Women are better runners than men. Better doesn’t mean faster
Women are 18.33% better at keeping an even pace than men
This analysis covers 2,348,505 marathon results achieved during the 2009-2019 period. The purpose was to analyze differences in pace throughout the marathon between women and men.
The data has shown that women are 18.33% better at keeping an even pace than men. They burn out less in the 2nd half of the marathon.
Data and analysis method
- 2,348,505 results from 6 worldwide marathon races (Boston, Berlin, Chicago, London, New York, Paris) achieved from 2009 to 2019 were analyzed
- Each runner was categorized by sex, age, country, rank, split results, final result, and year of the performance;
- 2,149,719 participants had sex given. 1,376,441 (64.03%) were men and 773,278 (35.97%) were women.
- 8.48% of participants didn’t report their gender and 10% didn’t report their age;
- For the country-specific analysis, only the nations with at least 2000 participants each year were included to ensure high statistical significance.
- To avoid the influence of extraordinary results on the analysis, outliers were omitted. An outlier was defined as any data point that is 3 standard deviations away from the mean.
Women Are Better Runners Than Men – Pacing differences: women vs. men
An increase of 14.07% in the average pace for men during the second half of the marathon was observed, as opposed to an 11.49% increase for women, showing that women are 18.33% better at keeping an even pace than men.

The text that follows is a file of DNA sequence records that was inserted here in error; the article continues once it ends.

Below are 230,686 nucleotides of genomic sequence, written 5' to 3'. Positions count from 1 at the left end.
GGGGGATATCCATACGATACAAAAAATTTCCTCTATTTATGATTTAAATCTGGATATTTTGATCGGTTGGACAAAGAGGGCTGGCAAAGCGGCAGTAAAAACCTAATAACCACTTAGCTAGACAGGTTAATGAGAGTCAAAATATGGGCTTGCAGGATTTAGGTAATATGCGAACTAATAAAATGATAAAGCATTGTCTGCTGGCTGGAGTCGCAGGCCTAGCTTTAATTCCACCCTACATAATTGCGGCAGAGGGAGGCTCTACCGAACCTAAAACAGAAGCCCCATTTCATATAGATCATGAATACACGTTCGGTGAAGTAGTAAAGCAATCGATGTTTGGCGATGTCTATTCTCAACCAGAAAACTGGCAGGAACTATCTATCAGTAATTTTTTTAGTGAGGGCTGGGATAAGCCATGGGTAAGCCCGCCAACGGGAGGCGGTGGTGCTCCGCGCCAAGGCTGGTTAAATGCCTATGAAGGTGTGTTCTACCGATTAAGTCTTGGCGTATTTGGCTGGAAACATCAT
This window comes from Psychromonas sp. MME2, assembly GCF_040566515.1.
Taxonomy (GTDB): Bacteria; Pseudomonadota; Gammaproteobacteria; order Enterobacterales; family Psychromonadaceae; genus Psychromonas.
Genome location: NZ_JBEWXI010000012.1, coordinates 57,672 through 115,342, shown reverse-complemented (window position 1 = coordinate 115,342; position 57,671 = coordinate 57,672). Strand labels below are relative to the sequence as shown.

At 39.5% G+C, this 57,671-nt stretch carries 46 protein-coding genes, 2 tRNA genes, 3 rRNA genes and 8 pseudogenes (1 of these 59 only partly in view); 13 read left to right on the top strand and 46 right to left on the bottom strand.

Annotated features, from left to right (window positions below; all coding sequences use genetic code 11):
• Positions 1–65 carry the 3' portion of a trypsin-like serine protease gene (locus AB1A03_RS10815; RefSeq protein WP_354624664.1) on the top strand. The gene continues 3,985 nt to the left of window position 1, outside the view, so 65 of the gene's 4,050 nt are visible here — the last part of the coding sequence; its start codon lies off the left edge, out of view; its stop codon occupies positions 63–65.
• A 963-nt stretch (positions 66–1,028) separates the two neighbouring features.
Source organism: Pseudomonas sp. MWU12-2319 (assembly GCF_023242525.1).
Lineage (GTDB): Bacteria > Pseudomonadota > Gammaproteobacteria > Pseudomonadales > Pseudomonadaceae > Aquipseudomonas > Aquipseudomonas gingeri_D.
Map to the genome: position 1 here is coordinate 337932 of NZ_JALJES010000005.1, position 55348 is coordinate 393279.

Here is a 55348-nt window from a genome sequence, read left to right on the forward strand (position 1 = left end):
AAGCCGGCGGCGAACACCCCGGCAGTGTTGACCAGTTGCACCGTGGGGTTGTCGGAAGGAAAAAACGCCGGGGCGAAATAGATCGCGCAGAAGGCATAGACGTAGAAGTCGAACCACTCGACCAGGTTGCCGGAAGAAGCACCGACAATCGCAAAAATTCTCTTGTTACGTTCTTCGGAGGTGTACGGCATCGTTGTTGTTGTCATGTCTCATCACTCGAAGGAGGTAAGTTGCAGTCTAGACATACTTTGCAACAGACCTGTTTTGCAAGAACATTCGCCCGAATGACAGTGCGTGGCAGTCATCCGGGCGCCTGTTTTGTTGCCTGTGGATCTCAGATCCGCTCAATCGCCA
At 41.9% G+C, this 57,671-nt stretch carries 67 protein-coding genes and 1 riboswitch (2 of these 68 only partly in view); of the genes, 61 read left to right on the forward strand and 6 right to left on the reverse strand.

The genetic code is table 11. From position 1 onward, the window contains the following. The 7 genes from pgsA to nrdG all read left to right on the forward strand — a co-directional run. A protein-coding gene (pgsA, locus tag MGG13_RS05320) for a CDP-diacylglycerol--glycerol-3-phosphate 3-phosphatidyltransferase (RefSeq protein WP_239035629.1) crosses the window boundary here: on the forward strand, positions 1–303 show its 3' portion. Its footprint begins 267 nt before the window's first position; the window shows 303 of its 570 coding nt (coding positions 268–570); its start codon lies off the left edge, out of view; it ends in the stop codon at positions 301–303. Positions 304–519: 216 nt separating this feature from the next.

Almost 92% of the participants, both women and men, ran the first half of the marathon faster than the second one, even though running at an equal pace is optimal for performance, with the best athletes aiming for such results.
Men had better average finish times, but women are better at pacing. This stands for both groups: those who ran the first half of the marathon faster and those who ran the second half faster.
Runners who started a bit slower are more likely to run the marathon at a more even pace than those who have started faster, as shown in the table below.
Split-time pacing differences
For more specific results, the average pace for each 5km throughout a marathon is given. Full split times were recorded for 941,851 (92.4%) male results and 570,655 (84%) female results.
State of ultra running has shown that, the longer the distance, the shorter the gender pace gap. Female ultra runners are faster on average than male ultra runners at distances over 195miles.
Country-specific pace stats
Women who are best at keeping an even pace throughout the marathon have the smallest burnout % (the difference between the pace during the 1st and the 2nd half of the marathon). Top 5 countries with such women are shown below.
When we compare the burnout % of women vs. men, we get the list of top 5 countries where women are best pacers compared to men.
If you’re looking for more data on running, read our study on the state of running: it is the first global mapping of the worldwide running population and, by far, the largest study on running in history.